Scientists Study Butterflies With Transparent Wings To Help Them Camouflage From Predators

This is the moment a butterfly that keeps out of sight from predators thanks to its transparent wings lands on a damp leaf in a South American rainforest to rest and have a drink of water.

The footage was captured by Aaron Pomerantz, a member of a team of researchers from the Marine Biological Laboratory (MBL) who have been studying these insects to understand how they grow their ‘invisible’ wings.

The Greta oto or ‘Glasswing butterfly’ is primarily found in central and northern parts of South America where Spanish-speaking locals call them ‘espejitos’ which translates to English as ‘little mirrors’.

A glasswing butterfly feeding at flowers in Costa Rica. (Nipam Patel/Newsflash)

Aaron Pomerantz, the lead author, said in a statement obtained by Newsflash that although transparent organs are well-documented in aquatic animals, they are very rare among land animals.

He added: “So we asked the question, what is the actual developmental basis of how they create their transparent wings?”

According to Pomerantz, the colouration of butterfly wings has been heavily studied but there is very little research into how some species are able to grow invisible wings.

Haetera species of clearwing butterfly. (Aaron Pomerantz/Newsflash)

The researchers used scanning electron microscopy to construct a developmental timescale of how transparency emerges in Glasswing butterflies to monitoring the process from pupal stage to adulthood.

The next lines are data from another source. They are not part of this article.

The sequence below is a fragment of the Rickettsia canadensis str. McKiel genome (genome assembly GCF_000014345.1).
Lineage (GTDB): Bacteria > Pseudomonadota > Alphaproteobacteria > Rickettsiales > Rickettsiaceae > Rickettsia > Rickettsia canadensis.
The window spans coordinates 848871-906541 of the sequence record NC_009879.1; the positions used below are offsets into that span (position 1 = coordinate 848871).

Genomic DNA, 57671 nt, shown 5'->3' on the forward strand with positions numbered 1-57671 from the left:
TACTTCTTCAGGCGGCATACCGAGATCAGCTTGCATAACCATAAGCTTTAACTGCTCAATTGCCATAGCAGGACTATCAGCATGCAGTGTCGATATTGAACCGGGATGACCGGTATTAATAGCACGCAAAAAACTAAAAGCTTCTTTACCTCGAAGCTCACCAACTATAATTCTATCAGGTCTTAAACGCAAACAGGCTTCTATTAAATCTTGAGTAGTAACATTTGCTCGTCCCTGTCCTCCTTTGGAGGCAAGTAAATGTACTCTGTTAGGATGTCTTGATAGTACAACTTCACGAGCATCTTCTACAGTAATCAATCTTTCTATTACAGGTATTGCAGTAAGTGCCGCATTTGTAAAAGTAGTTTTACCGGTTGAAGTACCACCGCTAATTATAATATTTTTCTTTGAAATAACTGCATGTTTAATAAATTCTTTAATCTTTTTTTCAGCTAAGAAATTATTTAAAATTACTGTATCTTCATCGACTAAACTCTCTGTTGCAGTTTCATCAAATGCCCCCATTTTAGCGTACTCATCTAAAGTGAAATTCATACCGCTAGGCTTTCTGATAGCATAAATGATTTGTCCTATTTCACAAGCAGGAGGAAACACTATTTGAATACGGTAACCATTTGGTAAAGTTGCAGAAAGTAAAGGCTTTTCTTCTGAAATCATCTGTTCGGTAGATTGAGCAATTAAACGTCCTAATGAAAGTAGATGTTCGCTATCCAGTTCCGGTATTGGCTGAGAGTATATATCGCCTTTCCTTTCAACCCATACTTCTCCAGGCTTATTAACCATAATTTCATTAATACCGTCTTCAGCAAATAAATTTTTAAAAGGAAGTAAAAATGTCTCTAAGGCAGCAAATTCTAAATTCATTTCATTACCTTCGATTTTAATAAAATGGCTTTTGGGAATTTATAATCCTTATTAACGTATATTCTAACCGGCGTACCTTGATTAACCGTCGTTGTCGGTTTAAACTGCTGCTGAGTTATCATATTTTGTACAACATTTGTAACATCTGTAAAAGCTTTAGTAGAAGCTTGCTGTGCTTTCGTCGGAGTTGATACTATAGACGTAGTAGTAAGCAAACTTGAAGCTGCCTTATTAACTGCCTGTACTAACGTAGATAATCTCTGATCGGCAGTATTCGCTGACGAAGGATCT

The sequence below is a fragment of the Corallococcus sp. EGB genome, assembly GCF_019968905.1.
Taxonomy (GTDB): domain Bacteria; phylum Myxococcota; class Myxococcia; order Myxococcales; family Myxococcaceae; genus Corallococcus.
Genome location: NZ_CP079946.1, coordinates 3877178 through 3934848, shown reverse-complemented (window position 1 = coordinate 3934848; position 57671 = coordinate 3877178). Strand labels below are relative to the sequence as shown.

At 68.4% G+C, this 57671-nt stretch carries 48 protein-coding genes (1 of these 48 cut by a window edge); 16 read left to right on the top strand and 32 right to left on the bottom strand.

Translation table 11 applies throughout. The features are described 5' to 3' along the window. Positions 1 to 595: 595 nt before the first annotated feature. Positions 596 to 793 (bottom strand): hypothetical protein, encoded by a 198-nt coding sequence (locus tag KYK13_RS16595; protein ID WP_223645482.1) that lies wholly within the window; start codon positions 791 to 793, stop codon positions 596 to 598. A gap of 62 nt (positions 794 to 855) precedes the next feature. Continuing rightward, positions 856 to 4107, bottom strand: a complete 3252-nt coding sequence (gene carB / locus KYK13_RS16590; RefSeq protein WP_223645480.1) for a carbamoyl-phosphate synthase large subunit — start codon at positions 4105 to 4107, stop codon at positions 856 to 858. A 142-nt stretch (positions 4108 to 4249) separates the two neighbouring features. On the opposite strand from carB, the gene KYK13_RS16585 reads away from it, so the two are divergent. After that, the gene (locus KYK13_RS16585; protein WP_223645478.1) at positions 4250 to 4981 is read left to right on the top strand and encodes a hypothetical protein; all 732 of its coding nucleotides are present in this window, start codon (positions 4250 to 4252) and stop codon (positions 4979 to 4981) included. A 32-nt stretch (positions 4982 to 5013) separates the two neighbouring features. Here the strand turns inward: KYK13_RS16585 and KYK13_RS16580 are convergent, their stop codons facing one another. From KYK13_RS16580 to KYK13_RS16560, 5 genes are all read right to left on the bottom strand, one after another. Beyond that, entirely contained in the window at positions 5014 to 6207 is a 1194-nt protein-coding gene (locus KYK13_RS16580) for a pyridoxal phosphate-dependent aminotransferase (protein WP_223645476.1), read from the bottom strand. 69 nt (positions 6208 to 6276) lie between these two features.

They found that the Glasswing butterfly develops wings in a very different way from traditional species.

The scales that give colour to the wings of most butterflies are far less dense in the wings of the Greta oto, which have thin bristle-like scales instead.

The glasswing butterfly (Greta oto), full body. (Aaron Pomerantz/Newsflash)

Nipam Patel, MBL Director and the paper’s co-author, said: “What Greta oto does is to make fewer scales and to make them in these very different, bristle-like shapes.”

Patel added: “But getting the scales out of the way is only part of the problem of creating transparency.”

The team found that the butterflies have developed anti-glare nanostructures on their wings and when light hits these nanostructures, it goes straight through and doesn’t reflect.

Glasswing butterfly (Greta oto), on notes. (Aaron Pomerantz/Newsflash)

They discovered another key component to the wings’ transparency, a layer of waxy hydrocarbon nanopillars.

Pomerantz said that they carried out several experiments that measured the amount of light reflected off the wings and found that the layer of waxy hydrocarbon nanopillars is a crucial part of the camouflage system.

Pomerantz concluded by saying that future research will go into more detail as to how these structures evolved over time.

Greta oto chrysalis. (Aaron Pomerantz/Newsflash)

He added: “If we can learn more about how nature creates new types of nanostructures, it could be very informative for human applications.”

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